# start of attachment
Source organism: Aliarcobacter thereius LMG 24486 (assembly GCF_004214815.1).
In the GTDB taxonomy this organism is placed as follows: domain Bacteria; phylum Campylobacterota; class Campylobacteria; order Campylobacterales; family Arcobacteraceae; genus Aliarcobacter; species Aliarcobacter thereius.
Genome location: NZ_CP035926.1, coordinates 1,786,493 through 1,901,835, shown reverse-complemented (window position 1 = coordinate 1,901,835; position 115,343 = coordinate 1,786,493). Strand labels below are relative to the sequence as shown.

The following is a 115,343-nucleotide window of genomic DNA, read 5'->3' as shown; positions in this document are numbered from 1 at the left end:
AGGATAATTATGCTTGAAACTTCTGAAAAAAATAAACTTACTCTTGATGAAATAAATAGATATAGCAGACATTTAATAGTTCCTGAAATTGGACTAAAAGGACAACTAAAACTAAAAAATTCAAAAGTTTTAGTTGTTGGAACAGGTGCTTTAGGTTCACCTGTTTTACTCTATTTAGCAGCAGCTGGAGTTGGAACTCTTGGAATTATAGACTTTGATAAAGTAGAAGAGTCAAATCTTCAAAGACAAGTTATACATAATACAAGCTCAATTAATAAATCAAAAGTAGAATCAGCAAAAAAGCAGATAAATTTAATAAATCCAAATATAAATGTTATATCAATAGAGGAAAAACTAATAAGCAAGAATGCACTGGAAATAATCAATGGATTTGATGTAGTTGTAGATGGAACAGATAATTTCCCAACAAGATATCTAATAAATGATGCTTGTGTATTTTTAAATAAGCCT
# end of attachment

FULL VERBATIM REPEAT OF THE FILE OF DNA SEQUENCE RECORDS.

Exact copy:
Source organism: Aliarcobacter thereius LMG 24486 (assembly GCF_004214815.1).
In the GTDB taxonomy this organism is placed as follows: domain Bacteria; phylum Campylobacterota; class Campylobacteria; order Campylobacterales; family Arcobacteraceae; genus Aliarcobacter; species Aliarcobacter thereius.
Genome location: NZ_CP035926.1, coordinates 1,786,493 through 1,901,835, shown reverse-complemented (window position 1 = coordinate 1,901,835; position 115,343 = coordinate 1,786,493). Strand labels below are relative to the sequence as shown.

The following is a 115,343-nucleotide window of genomic DNA, read 5'->3' as shown; positions in this document are numbered from 1 at the left end:
AGGATAATTATGCTTGAAACTTCTGAAAAAAATAAACTTACTCTTGATGAAATAAATAGATATAGCAGACATTTAATAGTTCCTGAAATTGGACTAAAAGGACAACTAAAACTAAAAAATTCAAAAGTTTTAGTTGTTGGAACAGGTGCTTTAGGTTCACCTGTTTTACTCTATTTAGCAGCAGCTGGAGTTGGAACTCTTGGAATTATAGACTTTGATAAAGTAGAAGAGTCAAATCTTCAAAGACAAGTTATACATAATACAAGCTCAATTAATAAATCAAAAGTAGAATCAGCAAAAAAGCAGATAAATTTAATAAATCCAAATATAAATGTTATATCAATAGAGGAAAAACTAATAAGCAAGAATGCACTGGAAATAATCAATGGATTTGATGTAGTTGTAGATGGAACAGATAATTTCCCAACAAGATATCTAATAAATGATGCTTGTGTATTTTTAAATAAGCCT